I’m pretty sure we got our first computer in 1991. It was fairly limited in what it could do and I was often afraid I would make “it” mad causing it to break at a push of a key.
In 1993, my sister pulled out one of my last baby teeth, so that the “tooth fairy” could give us enough money needed to get the Sega Genesis, which we had saved up for over the past year from chores and such.
In 1994, I got a TV in my room.
As time passes, advanced technologies become cheaper and their perceived quality improves, so I guess it was the first time for my family where we could have a TV in living room, kitchen, basement, and all the bedrooms instead of having one in the living room where everyone would be forced to watch the same thing similar to the time that I never lived through where the whole family would crowd around the radio.
Between the computer upstairs, video games in the basement, and the TV in my room, why would I need to use any form of imagination when I could be overloaded with whatever media I wanted and not really have to think.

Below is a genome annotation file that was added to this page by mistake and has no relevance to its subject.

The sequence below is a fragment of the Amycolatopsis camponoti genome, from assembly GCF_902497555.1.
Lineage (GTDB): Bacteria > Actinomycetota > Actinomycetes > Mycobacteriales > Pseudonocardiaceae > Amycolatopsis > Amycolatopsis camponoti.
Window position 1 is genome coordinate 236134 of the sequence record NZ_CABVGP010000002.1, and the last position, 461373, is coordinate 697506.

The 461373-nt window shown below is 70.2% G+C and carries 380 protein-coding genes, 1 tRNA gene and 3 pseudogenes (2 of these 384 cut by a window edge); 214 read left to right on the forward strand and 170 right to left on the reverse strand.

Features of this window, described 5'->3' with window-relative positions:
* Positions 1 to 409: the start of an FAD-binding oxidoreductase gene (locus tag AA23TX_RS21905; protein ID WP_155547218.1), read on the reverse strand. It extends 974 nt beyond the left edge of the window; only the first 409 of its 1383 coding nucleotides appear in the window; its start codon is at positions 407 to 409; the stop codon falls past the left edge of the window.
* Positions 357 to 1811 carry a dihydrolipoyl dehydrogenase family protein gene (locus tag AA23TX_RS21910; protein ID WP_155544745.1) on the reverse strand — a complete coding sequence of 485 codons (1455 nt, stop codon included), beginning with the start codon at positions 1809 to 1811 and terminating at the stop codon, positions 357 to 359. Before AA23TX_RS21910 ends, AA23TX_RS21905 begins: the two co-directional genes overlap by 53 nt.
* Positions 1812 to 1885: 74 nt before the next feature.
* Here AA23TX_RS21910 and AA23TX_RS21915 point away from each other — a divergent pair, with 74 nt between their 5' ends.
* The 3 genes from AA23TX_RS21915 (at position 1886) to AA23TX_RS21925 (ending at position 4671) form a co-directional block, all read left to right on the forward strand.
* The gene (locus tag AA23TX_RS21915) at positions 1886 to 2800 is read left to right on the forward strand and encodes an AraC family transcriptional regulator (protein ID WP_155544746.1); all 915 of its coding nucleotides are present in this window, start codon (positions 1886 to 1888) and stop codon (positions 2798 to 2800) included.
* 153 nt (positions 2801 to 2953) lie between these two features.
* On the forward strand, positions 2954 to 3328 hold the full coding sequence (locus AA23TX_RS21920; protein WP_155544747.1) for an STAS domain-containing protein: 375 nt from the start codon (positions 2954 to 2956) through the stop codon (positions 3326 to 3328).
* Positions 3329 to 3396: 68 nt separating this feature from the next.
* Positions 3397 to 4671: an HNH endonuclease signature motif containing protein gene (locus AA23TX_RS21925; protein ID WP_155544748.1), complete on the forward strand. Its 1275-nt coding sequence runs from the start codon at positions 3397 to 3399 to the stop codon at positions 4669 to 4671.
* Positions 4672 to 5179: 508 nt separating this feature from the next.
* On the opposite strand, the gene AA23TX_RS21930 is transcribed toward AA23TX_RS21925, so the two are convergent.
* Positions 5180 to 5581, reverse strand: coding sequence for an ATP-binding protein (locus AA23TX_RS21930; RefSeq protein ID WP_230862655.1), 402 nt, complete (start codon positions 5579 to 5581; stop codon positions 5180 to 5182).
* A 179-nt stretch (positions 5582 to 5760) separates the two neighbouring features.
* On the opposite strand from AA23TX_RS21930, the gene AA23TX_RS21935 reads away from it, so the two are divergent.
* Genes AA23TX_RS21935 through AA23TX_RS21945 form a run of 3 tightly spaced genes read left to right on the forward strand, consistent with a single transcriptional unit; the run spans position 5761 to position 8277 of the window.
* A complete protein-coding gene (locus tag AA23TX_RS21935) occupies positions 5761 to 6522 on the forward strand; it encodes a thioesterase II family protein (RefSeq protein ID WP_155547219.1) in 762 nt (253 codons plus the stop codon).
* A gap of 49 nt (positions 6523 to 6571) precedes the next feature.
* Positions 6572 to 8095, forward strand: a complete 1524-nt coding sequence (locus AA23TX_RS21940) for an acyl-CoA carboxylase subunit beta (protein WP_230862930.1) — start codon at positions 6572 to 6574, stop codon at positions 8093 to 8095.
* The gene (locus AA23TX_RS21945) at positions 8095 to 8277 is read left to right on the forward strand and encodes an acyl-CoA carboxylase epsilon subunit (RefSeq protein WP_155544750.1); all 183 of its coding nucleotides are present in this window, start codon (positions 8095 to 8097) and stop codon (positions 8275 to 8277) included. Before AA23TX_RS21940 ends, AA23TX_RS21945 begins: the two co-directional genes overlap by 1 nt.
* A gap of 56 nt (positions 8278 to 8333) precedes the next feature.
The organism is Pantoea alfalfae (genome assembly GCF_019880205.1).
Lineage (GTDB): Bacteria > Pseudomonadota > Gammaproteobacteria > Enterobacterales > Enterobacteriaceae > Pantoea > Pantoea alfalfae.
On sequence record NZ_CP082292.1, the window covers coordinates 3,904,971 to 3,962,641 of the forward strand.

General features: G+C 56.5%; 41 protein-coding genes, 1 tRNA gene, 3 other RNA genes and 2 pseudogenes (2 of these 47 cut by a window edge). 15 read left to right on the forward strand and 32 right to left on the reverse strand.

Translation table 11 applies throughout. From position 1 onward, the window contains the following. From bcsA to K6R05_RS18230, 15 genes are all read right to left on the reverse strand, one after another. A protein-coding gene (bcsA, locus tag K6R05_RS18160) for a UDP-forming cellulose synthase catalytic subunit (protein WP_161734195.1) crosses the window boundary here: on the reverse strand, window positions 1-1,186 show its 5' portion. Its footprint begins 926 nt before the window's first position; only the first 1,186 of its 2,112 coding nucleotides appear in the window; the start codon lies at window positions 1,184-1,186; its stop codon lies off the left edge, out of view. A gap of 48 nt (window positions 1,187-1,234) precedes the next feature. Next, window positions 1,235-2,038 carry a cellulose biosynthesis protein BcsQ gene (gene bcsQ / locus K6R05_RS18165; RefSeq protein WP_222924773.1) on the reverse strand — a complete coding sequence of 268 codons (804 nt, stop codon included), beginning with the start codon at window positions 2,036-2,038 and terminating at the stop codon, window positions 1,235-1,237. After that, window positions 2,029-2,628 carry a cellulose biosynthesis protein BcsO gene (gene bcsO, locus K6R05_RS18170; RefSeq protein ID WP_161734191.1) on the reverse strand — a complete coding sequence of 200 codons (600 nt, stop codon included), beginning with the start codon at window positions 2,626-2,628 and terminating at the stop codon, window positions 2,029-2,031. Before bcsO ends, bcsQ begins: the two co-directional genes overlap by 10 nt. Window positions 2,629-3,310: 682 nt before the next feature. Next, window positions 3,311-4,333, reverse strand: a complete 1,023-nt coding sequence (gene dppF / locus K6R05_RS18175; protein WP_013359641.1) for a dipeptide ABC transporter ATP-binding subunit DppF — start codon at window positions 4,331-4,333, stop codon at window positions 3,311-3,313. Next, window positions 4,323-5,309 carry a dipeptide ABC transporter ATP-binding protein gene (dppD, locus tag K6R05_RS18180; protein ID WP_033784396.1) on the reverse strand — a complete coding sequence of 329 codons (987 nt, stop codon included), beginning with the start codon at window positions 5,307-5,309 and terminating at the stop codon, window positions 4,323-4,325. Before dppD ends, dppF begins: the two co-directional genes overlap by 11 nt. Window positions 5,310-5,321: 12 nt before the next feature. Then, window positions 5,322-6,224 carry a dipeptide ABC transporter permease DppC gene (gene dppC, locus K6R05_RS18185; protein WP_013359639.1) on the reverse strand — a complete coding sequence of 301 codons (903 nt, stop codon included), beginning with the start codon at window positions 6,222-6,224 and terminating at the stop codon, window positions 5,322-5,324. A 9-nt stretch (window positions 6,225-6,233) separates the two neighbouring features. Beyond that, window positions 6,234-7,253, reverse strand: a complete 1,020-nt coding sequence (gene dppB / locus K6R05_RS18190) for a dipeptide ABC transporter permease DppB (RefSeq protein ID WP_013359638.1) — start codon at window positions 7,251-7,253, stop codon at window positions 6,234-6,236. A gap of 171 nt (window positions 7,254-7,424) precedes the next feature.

I considered myself to be creative growing up, but not in the same way as I was when there was no TV and no affordable personal computers. Using my action figures I would create stories and worlds beyond the moment, place, and time I was in. When I began to have someone else’s creation being fed to me through games, TV, and the internet, I started to consume instead of create, so my imagination began to deplete.
This depletion continued through most of high school. I used to joke and say I never really read until I was 16 and it was never a book school told me to read. When you read, you’re forced to use the guidance of the writer’s words to envision a story as if you’re the director by activating your imagination as a collaborator with writer. However, this isn’t to say that movies or games aren’t beautiful, thoughtful, or imaginative. I only blame myself for using those mediums in the wrong way and overusing them in general. After allm imagination and curiosity has lead to every technological advancement we’ve made a society.
At a certain point, I said enough with the noise. I started writing more, reading more, creating more, thinking differently, and being way more imaginative. Technology has allowed me to both create and share what I create in an easy way. It has allowed me to grow and take life into my own hands.
I’m curious to see how my friends’ children and cousins’ children will grow over the next couple years…how they’re able to juggle technology and imagination.